How To Walk, Part 2 (Revive the Family, Revive the Church, Awaken the Nation, O Lord #274)


A series of homilies on Ephesians.

A homily is “a short talk on a religious or moral topic; a usually short sermon; a lecture or discourse on or of a biblical theme.”

I am sharing a verse-by-verse series of short messages on Ephesians (as well as other passages of Scripture) specifically targeted at reviving families and encouraging and exhorting husbands, wives, fathers, mothers, and children to do what God has commanded them to do, for if the church is to be revived and the country is to be awakened, the family must be revived first.

30 And grieve not the holy Spirit of God, whereby ye are sealed unto the day of redemption.

31 Let all bitterness, and wrath, and anger, and clamour, and evil speaking, be put away from you, with all malice:

32 And be ye kind one to another, tenderhearted, forgiving one another, even as God for Christ’s sake hath forgiven you.


A.W. Tozer said, “What we need is what the old Methodists called a sound conversion. There is a difference between conversion and a sound conversion. People who have never been soundly converted do not have the Spirit to enlighten them. When they read the Sermon on the Mount, or the teaching passages of the epistles, or the doctrinal passages that tell how they should live, they are unaffected. The Spirit who wrote them is not witnessing in their hearts because they have not been born of the Spirit. That often happens.”

Leonard Ravenhill said, “In evangelism, the preachers make the altar call; but in revival the people make the altar call.”

In their book, The Ten Greatest Revivals Ever, Elmer Towns and Douglas Porter share with us: “As students increasingly embraced rationalism, the effect on the moral life of American colleges was disastrous. Students formed societies named in honor of French philosophers. Colleges originally founded for Christian purposes became centers of skepticism. At some schools, radical students took control of the entire campus. Mock communion services were conducted in college chapels. One college president was forced to resign. On another campus, a group of students attempted to blow up a building.”


The first of the positive traits that Paul says a believer ought to possess is kindness. “Be ye kind one to another.” We think of kindness as a simple virtue, yet so many struggle to actually carry it out. That is why one commentator called this passage a shift “from natural vices to supernatural virtues.” The vices that Paul named are all easy for us to fall into as human beings, but it takes the supernatural power of God for us to be consistently kind to one another.

The Greek word translated as “kind” means fit for use, useful, virtuous, good, mild, pleasant, and benevolent. Do any of these words describe your spirit and behavior on a consistent basis?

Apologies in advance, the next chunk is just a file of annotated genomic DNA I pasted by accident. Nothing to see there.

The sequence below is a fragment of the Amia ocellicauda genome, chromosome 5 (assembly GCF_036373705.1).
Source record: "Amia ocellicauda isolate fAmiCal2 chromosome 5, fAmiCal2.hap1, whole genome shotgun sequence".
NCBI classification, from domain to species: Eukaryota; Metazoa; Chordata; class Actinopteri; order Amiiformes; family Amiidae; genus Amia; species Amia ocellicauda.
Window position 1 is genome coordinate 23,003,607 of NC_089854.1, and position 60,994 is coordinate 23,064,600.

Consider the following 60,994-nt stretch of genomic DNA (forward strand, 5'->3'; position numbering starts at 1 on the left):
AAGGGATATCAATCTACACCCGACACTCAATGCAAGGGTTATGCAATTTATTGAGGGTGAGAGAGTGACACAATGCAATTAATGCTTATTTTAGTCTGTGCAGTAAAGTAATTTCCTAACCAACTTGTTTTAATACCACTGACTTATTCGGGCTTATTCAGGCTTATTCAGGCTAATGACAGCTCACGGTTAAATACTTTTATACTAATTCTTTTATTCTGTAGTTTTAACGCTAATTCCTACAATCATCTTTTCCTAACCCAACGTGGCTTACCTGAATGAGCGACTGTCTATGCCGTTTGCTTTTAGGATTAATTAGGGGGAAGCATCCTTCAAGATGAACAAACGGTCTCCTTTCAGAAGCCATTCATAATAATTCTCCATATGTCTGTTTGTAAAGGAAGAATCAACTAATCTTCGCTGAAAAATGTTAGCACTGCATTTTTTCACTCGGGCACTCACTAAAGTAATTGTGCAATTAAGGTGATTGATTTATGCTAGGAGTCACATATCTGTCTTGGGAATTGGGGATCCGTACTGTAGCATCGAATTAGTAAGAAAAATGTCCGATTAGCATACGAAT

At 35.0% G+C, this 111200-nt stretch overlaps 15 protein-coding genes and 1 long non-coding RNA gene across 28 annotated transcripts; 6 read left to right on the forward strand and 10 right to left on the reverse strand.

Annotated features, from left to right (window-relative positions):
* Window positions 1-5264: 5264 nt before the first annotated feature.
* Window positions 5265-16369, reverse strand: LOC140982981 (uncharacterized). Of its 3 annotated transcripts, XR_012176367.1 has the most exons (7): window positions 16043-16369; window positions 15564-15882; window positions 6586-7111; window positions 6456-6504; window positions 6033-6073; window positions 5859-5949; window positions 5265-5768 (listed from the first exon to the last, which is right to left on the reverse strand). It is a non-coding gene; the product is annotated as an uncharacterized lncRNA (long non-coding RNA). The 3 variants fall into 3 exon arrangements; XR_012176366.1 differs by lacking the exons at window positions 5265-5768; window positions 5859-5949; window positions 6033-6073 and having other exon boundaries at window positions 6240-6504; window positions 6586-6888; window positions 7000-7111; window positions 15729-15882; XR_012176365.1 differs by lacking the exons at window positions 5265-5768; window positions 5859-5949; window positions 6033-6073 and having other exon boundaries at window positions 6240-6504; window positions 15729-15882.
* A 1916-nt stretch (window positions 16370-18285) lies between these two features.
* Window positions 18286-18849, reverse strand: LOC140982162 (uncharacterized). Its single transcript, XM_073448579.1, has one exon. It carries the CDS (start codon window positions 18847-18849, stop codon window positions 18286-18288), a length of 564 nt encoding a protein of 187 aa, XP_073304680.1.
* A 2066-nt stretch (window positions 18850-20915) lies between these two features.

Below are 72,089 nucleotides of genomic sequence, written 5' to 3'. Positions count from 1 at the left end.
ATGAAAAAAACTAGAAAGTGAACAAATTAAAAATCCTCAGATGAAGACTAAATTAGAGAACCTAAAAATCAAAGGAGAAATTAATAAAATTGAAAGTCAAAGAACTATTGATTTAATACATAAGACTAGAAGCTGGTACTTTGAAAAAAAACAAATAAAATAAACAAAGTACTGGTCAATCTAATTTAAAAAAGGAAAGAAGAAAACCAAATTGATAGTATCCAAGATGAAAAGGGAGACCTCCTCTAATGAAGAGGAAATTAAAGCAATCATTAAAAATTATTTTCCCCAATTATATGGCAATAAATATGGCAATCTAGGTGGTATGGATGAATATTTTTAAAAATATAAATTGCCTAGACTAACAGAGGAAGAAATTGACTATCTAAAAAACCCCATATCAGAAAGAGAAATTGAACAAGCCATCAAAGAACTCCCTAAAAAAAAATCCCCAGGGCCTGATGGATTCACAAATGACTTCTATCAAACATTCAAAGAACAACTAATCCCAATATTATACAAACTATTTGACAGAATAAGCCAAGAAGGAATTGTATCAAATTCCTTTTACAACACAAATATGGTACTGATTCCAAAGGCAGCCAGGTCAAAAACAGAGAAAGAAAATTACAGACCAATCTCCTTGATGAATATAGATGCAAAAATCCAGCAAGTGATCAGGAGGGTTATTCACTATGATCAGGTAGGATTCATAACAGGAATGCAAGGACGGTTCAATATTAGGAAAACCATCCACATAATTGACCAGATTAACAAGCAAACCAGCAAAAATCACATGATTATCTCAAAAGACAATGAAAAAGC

A person who is useful is someone who is well-employed in doing good. He is not employed in doing evil, nor is he lazy and doing nothing at all. A useful person, or one who is fit for use, is ready to serve, to volunteer, to minister, or to help out in any way possible. Some people are especially gifted in what Paul called in 1 Corinthians the ministry of “helps.” They thrive on being of assistance to others. But all of us should have a spirit of usefulness in whatever situation we are in. This is a part of being kind.

Then, we should all be virtuous. A virtuous person is one who has and shows forth high moral standards generated by the power of the Holy spirit. As Christians, we know that the ultimate moral standard is to do unto others as we would have them do unto us. This requires us to be unselfish and to think of others not only just as we think of ourselves but more highly than we think of ourselves. That is a high standard that we can only fulfill by the power of the Holy Spirit.

We will not reach these measures all at once. It is a growing process. John Phillips translated this verse as “be becoming kind…” He said, “God knows our frame. He makes allowance for us to learn and practice, even though we already have the indwelling Holy Spirit to provide the energizing power needed for change. But God does demand that here and now — right away — we start putting away the old nature and putting on the new.” Be ye kind one to another.

May R. Smith wrote that we should “scatter seeds of kindness” because we will reap what we sow:

Let us gather up the sunbeams,
Lying all around our path;
Let us keep the wheat and roses,
Casting out the thorns and chaff;
Let us find our sweetest comfort
In what we do for others today,
With a patient hand removing
All the briers from the way.
Let us scatter seeds of kindness,
For our reaping some future day

Let’s pray.

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